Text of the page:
Carol Campbell

Irvine, CA

Sometimes you don’t even know you’ve had an Eciah until years later. I was almost two and a half when he arrived, and all the family stories say I wasn’t happy to see him. He arrived in my mother’s arms, demanding her immediate attention. A year earlier, life had already spun around when my Dad came home from WWII. Dad not only moved me out of my grandparents’ house, where I was happily adored, he set up housekeeping with my mother, who now spent way too much time with him.

What fresh hell was this? This new little guy, who was hanging on my mother’s breast, took the little time she had left. She tended to him constantly and left me to my own devices. I was insanely jealous.

Eventually I got used to the guy. He learned to smile and even laugh, and he really appreciated my two year old sense of humor. So there were times I was willing to entertain him.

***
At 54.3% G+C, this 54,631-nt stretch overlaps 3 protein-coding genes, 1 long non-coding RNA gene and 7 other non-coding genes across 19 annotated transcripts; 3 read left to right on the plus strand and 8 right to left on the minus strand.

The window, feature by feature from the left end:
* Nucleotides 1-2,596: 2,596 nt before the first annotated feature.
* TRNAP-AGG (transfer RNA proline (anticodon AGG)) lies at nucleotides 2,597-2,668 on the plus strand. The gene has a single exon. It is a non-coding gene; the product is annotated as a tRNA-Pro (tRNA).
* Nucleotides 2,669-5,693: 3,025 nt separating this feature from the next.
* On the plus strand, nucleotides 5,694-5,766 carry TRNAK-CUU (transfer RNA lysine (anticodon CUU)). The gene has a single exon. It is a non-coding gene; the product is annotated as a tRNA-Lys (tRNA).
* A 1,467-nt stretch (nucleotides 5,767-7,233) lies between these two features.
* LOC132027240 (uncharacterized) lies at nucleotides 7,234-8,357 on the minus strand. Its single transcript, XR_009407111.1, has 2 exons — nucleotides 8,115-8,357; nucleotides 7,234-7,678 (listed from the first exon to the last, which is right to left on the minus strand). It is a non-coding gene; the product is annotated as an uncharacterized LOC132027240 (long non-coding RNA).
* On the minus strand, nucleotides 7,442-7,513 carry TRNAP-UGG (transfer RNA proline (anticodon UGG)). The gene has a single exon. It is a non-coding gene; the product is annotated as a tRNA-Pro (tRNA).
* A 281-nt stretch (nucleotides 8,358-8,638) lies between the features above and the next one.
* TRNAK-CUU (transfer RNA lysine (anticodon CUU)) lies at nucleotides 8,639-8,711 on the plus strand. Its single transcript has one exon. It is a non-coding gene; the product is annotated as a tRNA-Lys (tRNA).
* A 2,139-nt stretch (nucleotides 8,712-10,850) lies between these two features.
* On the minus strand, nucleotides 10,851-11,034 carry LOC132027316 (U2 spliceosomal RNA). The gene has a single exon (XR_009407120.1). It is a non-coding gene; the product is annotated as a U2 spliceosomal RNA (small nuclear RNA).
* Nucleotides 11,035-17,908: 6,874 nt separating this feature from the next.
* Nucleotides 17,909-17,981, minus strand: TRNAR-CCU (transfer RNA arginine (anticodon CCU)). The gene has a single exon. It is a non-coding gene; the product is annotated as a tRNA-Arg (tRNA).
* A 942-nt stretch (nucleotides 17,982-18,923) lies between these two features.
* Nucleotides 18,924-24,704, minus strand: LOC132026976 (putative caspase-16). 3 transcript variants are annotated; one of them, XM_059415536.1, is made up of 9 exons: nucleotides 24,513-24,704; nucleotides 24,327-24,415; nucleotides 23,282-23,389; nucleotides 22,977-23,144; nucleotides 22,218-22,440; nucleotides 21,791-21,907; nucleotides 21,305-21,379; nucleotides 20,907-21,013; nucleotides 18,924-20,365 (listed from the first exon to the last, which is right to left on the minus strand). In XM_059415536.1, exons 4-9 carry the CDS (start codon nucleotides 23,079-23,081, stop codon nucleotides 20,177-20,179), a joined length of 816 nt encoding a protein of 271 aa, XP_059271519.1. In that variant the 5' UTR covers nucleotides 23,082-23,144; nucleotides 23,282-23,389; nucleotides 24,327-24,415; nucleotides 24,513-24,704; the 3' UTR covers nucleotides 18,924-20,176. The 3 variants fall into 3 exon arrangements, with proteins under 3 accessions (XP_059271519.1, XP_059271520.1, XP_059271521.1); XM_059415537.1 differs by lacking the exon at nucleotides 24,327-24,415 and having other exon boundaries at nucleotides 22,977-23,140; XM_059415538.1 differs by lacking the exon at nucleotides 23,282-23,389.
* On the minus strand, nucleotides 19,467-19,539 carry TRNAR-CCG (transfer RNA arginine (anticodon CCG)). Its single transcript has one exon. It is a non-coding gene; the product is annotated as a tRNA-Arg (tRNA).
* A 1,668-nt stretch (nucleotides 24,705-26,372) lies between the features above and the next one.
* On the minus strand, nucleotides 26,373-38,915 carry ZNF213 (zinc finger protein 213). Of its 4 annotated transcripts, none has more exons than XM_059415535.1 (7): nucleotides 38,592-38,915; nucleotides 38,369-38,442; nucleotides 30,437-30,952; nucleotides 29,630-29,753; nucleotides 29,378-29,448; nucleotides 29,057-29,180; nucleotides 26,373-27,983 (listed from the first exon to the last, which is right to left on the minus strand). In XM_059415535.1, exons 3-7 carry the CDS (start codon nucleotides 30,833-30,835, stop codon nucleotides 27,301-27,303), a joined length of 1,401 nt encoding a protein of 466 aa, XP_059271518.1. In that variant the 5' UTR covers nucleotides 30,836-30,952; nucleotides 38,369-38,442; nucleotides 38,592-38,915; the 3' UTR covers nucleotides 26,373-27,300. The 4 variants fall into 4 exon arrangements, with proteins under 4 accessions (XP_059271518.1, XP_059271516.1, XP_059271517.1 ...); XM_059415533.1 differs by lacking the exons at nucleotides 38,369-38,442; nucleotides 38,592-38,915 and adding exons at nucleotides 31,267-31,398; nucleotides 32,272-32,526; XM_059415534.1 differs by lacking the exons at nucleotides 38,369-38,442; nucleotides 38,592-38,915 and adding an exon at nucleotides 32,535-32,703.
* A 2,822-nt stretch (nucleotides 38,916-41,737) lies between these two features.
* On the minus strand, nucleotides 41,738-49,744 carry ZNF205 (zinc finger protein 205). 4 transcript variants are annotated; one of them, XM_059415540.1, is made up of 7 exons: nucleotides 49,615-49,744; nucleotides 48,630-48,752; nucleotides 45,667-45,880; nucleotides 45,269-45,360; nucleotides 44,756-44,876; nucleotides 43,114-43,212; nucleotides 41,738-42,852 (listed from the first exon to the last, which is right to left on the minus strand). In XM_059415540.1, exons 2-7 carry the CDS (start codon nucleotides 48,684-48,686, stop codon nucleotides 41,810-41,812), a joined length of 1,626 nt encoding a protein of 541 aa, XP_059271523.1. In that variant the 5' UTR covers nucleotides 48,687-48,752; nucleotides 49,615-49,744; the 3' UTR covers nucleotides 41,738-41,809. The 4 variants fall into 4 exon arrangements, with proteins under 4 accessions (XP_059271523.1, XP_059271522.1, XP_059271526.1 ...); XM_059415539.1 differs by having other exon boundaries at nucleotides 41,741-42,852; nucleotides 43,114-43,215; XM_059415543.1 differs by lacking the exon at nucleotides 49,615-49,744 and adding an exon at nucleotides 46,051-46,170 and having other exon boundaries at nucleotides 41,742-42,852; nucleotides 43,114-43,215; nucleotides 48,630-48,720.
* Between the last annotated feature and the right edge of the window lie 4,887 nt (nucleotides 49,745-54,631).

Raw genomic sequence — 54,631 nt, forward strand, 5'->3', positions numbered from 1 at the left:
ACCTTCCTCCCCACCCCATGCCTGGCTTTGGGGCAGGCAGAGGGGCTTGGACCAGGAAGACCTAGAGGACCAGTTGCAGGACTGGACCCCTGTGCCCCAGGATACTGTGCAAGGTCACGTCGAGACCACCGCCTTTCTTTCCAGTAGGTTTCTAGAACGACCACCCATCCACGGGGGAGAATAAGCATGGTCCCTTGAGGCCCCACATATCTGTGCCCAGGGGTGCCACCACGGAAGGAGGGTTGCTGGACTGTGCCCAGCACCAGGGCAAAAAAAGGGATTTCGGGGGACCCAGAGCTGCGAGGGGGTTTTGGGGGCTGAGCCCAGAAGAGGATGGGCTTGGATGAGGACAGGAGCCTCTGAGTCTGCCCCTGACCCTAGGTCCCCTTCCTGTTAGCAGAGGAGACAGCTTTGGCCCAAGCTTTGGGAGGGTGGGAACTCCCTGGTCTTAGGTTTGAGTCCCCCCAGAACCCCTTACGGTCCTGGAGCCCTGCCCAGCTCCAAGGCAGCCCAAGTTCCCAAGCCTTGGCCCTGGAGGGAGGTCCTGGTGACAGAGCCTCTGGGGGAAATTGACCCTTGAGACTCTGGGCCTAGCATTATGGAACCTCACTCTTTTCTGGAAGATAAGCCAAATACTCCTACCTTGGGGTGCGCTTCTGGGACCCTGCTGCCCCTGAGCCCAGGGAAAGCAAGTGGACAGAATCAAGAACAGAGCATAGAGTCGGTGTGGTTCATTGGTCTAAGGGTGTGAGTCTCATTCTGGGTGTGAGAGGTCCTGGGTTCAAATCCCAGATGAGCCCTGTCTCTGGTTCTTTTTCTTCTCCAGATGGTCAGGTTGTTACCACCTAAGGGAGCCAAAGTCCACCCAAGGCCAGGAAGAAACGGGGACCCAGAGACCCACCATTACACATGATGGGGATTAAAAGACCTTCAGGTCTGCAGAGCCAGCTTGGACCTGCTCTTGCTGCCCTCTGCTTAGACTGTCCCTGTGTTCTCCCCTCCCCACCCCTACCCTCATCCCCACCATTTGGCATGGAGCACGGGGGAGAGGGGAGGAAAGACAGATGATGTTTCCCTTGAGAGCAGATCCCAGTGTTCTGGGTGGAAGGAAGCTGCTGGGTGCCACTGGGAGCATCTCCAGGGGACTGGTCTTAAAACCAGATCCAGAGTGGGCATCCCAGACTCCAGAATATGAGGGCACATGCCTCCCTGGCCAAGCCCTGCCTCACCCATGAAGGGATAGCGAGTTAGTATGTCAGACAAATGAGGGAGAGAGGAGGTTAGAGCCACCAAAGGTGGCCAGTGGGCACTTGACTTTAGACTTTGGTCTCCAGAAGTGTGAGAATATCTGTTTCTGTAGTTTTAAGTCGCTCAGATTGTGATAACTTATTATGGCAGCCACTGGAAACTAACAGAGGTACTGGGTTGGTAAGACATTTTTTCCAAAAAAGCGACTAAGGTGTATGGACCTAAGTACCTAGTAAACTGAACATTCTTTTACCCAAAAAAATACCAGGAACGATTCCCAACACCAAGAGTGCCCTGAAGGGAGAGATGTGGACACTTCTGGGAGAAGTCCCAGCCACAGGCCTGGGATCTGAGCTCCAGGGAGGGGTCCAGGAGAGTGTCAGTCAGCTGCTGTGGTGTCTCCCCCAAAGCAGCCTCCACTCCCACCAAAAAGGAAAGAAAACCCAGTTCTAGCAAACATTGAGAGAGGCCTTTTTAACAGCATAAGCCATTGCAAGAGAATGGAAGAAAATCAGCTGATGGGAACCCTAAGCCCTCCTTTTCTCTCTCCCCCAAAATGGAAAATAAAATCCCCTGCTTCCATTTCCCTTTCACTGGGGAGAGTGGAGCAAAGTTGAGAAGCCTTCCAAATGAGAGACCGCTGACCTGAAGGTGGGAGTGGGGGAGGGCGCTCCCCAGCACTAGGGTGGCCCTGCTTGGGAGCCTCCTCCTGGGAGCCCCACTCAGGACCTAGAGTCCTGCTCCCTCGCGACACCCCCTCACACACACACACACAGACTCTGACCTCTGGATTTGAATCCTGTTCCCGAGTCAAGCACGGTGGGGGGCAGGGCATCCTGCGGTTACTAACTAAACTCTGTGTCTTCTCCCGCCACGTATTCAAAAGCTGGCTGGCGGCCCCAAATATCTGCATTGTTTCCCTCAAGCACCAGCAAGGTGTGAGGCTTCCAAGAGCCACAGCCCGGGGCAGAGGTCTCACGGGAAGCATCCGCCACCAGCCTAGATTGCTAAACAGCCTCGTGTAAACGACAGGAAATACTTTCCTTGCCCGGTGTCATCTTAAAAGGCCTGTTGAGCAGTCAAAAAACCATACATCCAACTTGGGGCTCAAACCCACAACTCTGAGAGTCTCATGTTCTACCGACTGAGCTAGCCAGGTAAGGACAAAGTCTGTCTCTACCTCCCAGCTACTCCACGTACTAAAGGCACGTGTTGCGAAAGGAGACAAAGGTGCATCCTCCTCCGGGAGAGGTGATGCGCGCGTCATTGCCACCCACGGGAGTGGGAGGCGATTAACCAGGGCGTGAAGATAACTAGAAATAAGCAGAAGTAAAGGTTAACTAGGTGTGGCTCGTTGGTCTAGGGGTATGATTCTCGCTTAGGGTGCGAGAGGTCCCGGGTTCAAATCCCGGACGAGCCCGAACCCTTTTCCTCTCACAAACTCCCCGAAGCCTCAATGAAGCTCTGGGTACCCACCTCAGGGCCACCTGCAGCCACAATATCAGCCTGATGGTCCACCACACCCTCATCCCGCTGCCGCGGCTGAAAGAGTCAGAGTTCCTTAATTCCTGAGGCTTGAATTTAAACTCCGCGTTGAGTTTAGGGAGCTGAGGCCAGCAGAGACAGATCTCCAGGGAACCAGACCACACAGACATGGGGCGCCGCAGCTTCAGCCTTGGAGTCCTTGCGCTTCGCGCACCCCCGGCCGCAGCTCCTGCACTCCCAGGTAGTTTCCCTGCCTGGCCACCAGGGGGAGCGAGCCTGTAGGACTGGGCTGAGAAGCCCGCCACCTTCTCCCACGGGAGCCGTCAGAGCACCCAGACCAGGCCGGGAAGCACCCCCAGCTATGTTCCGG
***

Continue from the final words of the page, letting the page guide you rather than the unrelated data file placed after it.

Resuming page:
I rely on family stories for the beginning of this tale, but I have definite memories of the time, six months later, when he developed pneumonia. A hush fell over the house. My parents and the doctors spoke in whispers. I had no concept yet of death, but I knew something bad was in the air. Even I was glad to see the monster when he came home from the hospital.

Over the years, we were opponents or comrades, depending on the moment. The dude was the first of a long line of intruders that changed me from an only child to the oldest of seven. In our family, there were more wars and alliances than in the entire history of Europe.

Eventually we grew up and stopped having fist fights. We made peace as we went out into the world and created incredibly different lives for ourselves.

Now the monster is my oldest friend. He can conjure up images from my earliest childhood, sometimes things I haven’t thought of in years, and I can see them vividly. I realize how lucky I am to have him in my life.